David R. Evanson
The Career Advisor, Winter, 2004
Another year comes to an end and investors as well as their advisers will begin the arduous task of preparing to file tax returns for 2003. We asked Norman Solomon, chairman of the Individual Income Tax Technical Resource Panel of the American Institute of CPAszz Tax Section what areas he thought that taxpayers might have the most questions about in the upcoming tax season. According to Solomon, you might want to bone up on the following areas:
February 5, 2004- Timing for new taxes on dividends and capital gains. According to Solomon, the massive Jobs and Growth Tax Relief and Reconciliation Act of 2003 set new rates for dividends and capital gains taxes. “While the new rates are reasonably well understood among taxpayers,” he says, “there is less understanding of when they are effective.” As it turns out, the new capital gains rates are effective for sales made after May 5, 2003, while the new dividend rates for dividends took effect retroactive to January 1, 2003. Advertisement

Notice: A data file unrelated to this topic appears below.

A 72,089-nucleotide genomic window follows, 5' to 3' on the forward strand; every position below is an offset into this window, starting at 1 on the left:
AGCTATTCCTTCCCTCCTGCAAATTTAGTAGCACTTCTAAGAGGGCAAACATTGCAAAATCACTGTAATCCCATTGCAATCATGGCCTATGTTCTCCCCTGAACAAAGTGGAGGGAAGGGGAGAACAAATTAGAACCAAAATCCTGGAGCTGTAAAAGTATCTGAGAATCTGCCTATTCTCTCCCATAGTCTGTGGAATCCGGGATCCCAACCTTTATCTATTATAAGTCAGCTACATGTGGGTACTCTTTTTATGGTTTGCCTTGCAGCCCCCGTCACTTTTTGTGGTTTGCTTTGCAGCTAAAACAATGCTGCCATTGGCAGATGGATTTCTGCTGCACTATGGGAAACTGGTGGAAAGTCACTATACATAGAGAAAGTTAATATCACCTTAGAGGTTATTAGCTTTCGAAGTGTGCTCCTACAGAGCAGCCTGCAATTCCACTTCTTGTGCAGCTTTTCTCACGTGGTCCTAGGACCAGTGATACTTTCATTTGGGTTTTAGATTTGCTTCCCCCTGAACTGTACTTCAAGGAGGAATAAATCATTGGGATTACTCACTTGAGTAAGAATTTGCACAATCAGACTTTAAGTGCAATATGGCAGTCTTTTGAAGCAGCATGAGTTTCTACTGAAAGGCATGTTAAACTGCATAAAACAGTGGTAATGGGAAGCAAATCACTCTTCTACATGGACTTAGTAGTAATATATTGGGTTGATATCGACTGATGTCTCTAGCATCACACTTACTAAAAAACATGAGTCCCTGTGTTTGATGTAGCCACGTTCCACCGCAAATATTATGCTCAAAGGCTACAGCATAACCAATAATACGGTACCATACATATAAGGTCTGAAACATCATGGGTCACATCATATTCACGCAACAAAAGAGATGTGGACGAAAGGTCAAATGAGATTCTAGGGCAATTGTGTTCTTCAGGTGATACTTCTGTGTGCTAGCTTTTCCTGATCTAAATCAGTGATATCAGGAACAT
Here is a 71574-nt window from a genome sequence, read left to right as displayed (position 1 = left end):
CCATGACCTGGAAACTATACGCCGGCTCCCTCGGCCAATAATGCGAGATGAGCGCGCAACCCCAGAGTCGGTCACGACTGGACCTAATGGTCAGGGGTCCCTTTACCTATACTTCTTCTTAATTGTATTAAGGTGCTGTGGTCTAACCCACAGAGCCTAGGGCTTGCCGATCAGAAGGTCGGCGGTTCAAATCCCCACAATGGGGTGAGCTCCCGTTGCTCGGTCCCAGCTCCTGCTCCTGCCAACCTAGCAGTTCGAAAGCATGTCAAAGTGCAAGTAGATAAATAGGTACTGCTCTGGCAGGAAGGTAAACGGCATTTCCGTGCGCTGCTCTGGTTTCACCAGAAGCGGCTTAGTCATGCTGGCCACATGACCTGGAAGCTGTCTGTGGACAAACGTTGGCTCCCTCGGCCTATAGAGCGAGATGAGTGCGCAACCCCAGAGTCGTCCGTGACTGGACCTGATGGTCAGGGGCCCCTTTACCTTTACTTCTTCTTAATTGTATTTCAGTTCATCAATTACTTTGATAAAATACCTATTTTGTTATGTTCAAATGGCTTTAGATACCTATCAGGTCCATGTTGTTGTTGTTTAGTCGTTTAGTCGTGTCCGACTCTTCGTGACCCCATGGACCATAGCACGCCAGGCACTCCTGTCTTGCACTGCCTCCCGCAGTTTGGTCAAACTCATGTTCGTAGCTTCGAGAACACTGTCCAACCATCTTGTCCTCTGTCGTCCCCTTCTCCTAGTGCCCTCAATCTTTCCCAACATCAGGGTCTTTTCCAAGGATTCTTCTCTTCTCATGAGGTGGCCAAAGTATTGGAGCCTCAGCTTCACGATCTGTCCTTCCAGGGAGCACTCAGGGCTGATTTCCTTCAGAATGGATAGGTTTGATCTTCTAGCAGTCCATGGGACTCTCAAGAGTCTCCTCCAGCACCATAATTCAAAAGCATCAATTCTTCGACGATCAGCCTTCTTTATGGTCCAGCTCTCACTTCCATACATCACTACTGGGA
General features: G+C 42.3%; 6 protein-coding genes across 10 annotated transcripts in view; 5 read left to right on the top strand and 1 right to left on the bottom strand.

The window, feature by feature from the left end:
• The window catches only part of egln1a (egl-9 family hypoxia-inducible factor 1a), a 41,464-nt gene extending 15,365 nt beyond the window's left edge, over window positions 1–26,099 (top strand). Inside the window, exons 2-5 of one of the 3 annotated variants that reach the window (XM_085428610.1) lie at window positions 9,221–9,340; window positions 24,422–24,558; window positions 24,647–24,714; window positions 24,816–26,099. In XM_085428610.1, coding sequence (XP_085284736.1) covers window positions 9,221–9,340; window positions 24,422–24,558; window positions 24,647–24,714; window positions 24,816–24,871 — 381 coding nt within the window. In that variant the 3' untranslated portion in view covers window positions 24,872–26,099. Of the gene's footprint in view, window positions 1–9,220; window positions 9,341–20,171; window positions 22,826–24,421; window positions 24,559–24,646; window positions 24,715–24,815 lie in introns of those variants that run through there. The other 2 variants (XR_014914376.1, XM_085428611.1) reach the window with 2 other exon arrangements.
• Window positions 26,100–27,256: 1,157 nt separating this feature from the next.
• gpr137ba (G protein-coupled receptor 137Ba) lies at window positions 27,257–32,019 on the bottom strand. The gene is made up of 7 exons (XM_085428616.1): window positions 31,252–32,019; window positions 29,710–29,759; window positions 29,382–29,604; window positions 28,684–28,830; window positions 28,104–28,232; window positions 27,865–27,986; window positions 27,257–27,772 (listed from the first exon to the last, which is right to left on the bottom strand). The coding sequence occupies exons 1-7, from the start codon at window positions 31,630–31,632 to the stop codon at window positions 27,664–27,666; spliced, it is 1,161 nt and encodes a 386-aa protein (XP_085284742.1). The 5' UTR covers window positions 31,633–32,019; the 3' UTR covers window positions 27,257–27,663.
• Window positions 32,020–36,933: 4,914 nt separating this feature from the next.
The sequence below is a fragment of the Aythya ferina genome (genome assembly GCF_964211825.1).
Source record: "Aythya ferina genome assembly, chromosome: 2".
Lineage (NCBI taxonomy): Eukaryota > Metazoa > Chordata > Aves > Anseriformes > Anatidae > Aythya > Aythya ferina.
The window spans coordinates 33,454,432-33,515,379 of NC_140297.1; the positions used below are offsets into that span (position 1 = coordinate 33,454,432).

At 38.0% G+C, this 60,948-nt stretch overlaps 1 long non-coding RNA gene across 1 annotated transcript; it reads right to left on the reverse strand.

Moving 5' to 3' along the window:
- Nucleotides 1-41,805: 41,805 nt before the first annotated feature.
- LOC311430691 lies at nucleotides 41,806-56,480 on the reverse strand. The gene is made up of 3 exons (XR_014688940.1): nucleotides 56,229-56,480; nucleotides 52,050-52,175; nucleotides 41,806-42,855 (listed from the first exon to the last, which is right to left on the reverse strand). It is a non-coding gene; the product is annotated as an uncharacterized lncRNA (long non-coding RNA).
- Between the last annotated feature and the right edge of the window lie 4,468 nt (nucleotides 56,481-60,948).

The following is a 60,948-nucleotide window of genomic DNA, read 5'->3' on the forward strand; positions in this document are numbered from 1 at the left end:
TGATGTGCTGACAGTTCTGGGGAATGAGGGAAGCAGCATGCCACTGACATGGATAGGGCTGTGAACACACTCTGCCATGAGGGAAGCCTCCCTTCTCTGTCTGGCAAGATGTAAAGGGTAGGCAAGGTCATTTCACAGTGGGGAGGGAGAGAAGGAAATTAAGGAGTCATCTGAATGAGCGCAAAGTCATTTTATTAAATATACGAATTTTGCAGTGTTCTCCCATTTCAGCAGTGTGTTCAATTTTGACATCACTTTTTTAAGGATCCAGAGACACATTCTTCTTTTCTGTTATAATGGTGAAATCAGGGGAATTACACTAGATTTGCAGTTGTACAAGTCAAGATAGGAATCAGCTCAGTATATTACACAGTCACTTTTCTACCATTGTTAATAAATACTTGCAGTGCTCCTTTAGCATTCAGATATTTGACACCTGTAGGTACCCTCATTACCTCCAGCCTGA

New appreciation for depreciation. Solomon also said that new regulations concerning Section 179 might provoke questions among some taxpayers. The new ceiling for the depreciation of qualified property is $100,000, up from $25,000, with a 1 for 1 reduction of the depreciation benefit once purchases exceed $400,000.
Child credits. Solomon said that the credits for eligible children are higher this year, but taxpayers may experience some confusion because some taxpayers have already received child credit rebates, while others have not.
While tax time can be a bit frustrating for all of us, try to enjoy the season, because it beats the heck out of the other alternative inevitability.